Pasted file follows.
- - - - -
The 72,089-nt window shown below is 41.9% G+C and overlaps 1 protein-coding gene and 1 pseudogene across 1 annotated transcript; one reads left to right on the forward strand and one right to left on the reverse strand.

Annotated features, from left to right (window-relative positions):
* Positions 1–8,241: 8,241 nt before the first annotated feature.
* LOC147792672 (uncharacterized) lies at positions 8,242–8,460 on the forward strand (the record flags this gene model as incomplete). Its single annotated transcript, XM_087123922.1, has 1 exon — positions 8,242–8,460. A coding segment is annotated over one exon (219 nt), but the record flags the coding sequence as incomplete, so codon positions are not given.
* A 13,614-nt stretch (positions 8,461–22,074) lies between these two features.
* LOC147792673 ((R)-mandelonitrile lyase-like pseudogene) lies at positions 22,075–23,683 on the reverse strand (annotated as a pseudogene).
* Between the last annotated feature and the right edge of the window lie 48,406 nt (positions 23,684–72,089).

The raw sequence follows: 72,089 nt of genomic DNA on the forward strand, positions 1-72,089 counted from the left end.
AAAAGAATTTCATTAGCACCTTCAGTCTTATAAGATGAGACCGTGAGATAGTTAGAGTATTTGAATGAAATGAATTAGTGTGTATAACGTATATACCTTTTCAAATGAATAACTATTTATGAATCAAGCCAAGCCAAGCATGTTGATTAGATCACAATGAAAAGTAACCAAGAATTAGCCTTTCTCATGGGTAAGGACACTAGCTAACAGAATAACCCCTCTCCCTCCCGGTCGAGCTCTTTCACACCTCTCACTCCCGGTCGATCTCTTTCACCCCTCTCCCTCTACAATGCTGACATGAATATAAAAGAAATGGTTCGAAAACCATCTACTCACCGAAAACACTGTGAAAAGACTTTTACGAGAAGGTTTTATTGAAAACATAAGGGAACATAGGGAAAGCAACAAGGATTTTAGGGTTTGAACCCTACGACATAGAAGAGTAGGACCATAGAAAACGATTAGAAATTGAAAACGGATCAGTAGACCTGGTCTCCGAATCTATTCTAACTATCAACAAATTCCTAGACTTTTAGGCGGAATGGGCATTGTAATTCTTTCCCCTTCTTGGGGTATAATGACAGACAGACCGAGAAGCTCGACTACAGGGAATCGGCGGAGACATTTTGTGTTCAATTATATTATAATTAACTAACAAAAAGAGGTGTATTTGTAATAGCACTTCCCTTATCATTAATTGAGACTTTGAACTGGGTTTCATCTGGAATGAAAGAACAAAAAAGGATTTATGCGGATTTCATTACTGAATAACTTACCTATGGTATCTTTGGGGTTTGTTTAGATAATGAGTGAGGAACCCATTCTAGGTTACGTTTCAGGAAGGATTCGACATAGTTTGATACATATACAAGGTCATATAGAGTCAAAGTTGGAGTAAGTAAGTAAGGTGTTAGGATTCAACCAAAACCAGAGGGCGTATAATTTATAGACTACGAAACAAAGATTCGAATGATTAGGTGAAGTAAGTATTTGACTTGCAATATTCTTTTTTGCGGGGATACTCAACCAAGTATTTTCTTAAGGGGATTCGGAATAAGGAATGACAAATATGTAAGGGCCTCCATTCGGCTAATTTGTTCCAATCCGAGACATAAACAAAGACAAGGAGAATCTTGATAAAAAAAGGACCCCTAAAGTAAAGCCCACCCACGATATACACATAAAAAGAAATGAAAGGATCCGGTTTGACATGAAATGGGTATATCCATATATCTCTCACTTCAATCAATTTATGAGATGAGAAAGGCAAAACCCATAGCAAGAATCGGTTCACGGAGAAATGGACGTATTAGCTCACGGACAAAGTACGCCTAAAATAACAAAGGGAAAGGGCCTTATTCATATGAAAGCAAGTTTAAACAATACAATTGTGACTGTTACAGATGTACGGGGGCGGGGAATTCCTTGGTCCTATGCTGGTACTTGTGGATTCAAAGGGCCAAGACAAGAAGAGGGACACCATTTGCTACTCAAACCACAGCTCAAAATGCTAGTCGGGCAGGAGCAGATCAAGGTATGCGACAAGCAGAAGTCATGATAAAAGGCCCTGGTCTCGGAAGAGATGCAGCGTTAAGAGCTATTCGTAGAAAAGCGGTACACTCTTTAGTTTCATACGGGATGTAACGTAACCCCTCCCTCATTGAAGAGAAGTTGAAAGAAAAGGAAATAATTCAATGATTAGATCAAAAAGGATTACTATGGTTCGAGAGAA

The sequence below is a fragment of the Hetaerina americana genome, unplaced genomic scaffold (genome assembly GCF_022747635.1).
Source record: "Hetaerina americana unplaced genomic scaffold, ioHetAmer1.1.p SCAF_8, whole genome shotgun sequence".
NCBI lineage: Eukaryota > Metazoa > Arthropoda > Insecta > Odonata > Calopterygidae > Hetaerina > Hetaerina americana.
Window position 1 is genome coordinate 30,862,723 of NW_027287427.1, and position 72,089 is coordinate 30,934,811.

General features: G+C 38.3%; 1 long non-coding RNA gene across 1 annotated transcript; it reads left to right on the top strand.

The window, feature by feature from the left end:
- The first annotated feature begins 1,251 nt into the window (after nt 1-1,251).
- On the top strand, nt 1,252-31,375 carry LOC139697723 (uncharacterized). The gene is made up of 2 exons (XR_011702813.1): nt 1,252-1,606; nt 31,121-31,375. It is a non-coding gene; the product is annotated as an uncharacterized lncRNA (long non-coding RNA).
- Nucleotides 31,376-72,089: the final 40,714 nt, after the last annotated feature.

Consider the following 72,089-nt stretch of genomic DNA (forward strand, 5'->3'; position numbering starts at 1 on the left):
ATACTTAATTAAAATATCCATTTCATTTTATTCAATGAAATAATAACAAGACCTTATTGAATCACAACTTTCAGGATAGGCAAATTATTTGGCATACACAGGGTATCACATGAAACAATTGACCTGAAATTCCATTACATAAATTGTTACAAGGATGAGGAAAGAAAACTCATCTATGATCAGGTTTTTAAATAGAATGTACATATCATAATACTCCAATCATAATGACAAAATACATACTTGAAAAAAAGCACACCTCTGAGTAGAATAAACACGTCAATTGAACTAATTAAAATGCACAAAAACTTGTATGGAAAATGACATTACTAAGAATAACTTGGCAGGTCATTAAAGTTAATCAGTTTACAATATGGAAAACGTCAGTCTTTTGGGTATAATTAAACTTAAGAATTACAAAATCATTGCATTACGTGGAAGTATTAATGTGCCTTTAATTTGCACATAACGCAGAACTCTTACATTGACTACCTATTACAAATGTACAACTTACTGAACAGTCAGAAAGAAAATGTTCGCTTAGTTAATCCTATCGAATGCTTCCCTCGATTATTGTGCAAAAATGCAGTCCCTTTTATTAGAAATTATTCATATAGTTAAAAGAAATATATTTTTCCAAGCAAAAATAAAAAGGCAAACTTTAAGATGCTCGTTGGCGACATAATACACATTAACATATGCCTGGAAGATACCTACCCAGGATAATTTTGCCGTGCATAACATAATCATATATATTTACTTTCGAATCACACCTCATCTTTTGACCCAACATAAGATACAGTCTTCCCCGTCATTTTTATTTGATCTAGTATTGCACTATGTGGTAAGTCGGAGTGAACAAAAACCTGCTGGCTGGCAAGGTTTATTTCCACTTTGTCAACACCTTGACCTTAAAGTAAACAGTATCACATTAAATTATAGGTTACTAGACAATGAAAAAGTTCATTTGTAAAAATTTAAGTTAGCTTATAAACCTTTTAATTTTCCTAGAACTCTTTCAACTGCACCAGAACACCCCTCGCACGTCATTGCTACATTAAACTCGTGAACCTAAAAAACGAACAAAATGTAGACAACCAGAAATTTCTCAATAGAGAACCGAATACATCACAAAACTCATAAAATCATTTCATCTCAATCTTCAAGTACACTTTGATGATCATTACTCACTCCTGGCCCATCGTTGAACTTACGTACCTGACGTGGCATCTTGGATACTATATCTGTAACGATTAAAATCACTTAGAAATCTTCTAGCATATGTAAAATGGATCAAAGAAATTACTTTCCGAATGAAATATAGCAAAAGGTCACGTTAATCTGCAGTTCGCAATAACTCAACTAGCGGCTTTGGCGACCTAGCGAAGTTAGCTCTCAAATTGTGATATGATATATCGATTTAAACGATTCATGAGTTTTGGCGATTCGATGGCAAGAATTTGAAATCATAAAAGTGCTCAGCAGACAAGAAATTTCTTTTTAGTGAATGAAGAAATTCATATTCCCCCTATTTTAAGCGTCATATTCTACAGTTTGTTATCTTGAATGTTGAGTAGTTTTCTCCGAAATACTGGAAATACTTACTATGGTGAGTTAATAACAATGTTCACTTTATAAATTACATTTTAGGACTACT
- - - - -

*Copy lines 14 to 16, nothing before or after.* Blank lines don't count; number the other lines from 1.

General features: G+C 38.3%; 1 long non-coding RNA gene across 1 annotated transcript; it reads left to right on the top strand.

The window, feature by feature from the left end:
- The first annotated feature begins 1,251 nt into the window (after nt 1-1,251).